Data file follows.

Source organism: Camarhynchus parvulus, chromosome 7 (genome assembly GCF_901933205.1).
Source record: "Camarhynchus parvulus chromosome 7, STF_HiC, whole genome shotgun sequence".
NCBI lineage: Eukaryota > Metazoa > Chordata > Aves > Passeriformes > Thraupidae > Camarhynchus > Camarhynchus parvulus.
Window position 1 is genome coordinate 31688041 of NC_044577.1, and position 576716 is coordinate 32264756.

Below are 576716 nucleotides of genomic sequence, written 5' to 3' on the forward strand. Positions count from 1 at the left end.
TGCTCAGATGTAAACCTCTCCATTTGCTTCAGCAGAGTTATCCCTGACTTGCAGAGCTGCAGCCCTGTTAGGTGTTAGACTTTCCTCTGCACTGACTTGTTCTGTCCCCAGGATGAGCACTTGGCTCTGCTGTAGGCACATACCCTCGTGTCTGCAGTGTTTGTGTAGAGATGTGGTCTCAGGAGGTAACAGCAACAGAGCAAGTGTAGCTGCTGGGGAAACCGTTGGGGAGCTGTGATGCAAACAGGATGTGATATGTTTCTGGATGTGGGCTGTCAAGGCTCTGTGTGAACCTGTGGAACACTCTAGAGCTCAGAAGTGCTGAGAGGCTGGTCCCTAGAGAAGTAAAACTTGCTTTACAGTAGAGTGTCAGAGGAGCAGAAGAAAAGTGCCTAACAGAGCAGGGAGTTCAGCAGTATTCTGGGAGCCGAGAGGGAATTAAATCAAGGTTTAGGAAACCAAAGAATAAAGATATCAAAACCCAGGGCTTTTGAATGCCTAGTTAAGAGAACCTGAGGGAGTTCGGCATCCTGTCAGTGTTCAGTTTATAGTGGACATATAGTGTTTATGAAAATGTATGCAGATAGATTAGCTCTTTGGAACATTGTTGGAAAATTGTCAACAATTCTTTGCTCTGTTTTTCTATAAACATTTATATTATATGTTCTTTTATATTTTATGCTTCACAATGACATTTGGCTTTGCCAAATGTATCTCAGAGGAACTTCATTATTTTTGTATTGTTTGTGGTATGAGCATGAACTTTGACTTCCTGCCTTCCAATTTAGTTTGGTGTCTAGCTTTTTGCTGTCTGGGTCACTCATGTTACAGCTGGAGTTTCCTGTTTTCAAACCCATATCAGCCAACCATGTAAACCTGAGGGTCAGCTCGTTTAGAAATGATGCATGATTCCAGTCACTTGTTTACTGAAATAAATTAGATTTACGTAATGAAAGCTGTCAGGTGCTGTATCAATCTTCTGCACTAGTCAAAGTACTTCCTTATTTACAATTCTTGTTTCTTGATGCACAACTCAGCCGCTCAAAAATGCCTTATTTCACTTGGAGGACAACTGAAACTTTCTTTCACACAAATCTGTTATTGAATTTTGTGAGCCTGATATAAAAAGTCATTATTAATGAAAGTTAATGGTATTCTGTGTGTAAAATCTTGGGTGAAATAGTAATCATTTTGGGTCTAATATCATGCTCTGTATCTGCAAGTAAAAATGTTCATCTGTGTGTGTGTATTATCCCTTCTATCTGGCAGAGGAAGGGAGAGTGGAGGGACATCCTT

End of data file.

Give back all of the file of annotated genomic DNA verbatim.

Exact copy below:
Source organism: Camarhynchus parvulus, chromosome 7 (genome assembly GCF_901933205.1).
Source record: "Camarhynchus parvulus chromosome 7, STF_HiC, whole genome shotgun sequence".
NCBI lineage: Eukaryota > Metazoa > Chordata > Aves > Passeriformes > Thraupidae > Camarhynchus > Camarhynchus parvulus.
Window position 1 is genome coordinate 31688041 of NC_044577.1, and position 576716 is coordinate 32264756.

Below are 576716 nucleotides of genomic sequence, written 5' to 3' on the forward strand. Positions count from 1 at the left end.
TGCTCAGATGTAAACCTCTCCATTTGCTTCAGCAGAGTTATCCCTGACTTGCAGAGCTGCAGCCCTGTTAGGTGTTAGACTTTCCTCTGCACTGACTTGTTCTGTCCCCAGGATGAGCACTTGGCTCTGCTGTAGGCACATACCCTCGTGTCTGCAGTGTTTGTGTAGAGATGTGGTCTCAGGAGGTAACAGCAACAGAGCAAGTGTAGCTGCTGGGGAAACCGTTGGGGAGCTGTGATGCAAACAGGATGTGATATGTTTCTGGATGTGGGCTGTCAAGGCTCTGTGTGAACCTGTGGAACACTCTAGAGCTCAGAAGTGCTGAGAGGCTGGTCCCTAGAGAAGTAAAACTTGCTTTACAGTAGAGTGTCAGAGGAGCAGAAGAAAAGTGCCTAACAGAGCAGGGAGTTCAGCAGTATTCTGGGAGCCGAGAGGGAATTAAATCAAGGTTTAGGAAACCAAAGAATAAAGATATCAAAACCCAGGGCTTTTGAATGCCTAGTTAAGAGAACCTGAGGGAGTTCGGCATCCTGTCAGTGTTCAGTTTATAGTGGACATATAGTGTTTATGAAAATGTATGCAGATAGATTAGCTCTTTGGAACATTGTTGGAAAATTGTCAACAATTCTTTGCTCTGTTTTTCTATAAACATTTATATTATATGTTCTTTTATATTTTATGCTTCACAATGACATTTGGCTTTGCCAAATGTATCTCAGAGGAACTTCATTATTTTTGTATTGTTTGTGGTATGAGCATGAACTTTGACTTCCTGCCTTCCAATTTAGTTTGGTGTCTAGCTTTTTGCTGTCTGGGTCACTCATGTTACAGCTGGAGTTTCCTGTTTTCAAACCCATATCAGCCAACCATGTAAACCTGAGGGTCAGCTCGTTTAGAAATGATGCATGATTCCAGTCACTTGTTTACTGAAATAAATTAGATTTACGTAATGAAAGCTGTCAGGTGCTGTATCAATCTTCTGCACTAGTCAAAGTACTTCCTTATTTACAATTCTTGTTTCTTGATGCACAACTCAGCCGCTCAAAAATGCCTTATTTCACTTGGAGGACAACTGAAACTTTCTTTCACACAAATCTGTTATTGAATTTTGTGAGCCTGATATAAAAAGTCATTATTAATGAAAGTTAATGGTATTCTGTGTGTAAAATCTTGGGTGAAATAGTAATCATTTTGGGTCTAATATCATGCTCTGTATCTGCAAGTAAAAATGTTCATCTGTGTGTGTGTATTATCCCTTCTATCTGGCAGAGGAAGGGAGAGTGGAGGGACATCCTT